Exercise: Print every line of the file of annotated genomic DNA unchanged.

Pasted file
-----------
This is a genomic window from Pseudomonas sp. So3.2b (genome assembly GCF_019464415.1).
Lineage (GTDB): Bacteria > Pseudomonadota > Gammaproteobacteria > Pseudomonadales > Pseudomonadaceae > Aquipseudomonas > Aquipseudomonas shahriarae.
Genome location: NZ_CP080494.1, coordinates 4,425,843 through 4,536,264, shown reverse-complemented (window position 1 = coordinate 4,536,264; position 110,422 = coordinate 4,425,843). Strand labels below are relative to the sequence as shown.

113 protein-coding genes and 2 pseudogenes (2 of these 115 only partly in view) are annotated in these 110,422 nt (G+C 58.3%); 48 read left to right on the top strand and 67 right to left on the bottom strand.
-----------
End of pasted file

This is a genomic window from Pseudomonas sp. So3.2b (genome assembly GCF_019464415.1).
Lineage (GTDB): Bacteria > Pseudomonadota > Gammaproteobacteria > Pseudomonadales > Pseudomonadaceae > Aquipseudomonas > Aquipseudomonas shahriarae.
Genome location: NZ_CP080494.1, coordinates 4,425,843 through 4,536,264, shown reverse-complemented (window position 1 = coordinate 4,536,264; position 110,422 = coordinate 4,425,843). Strand labels below are relative to the sequence as shown.

113 protein-coding genes and 2 pseudogenes (2 of these 115 only partly in view) are annotated in these 110,422 nt (G+C 58.3%); 48 read left to right on the top strand and 67 right to left on the bottom strand.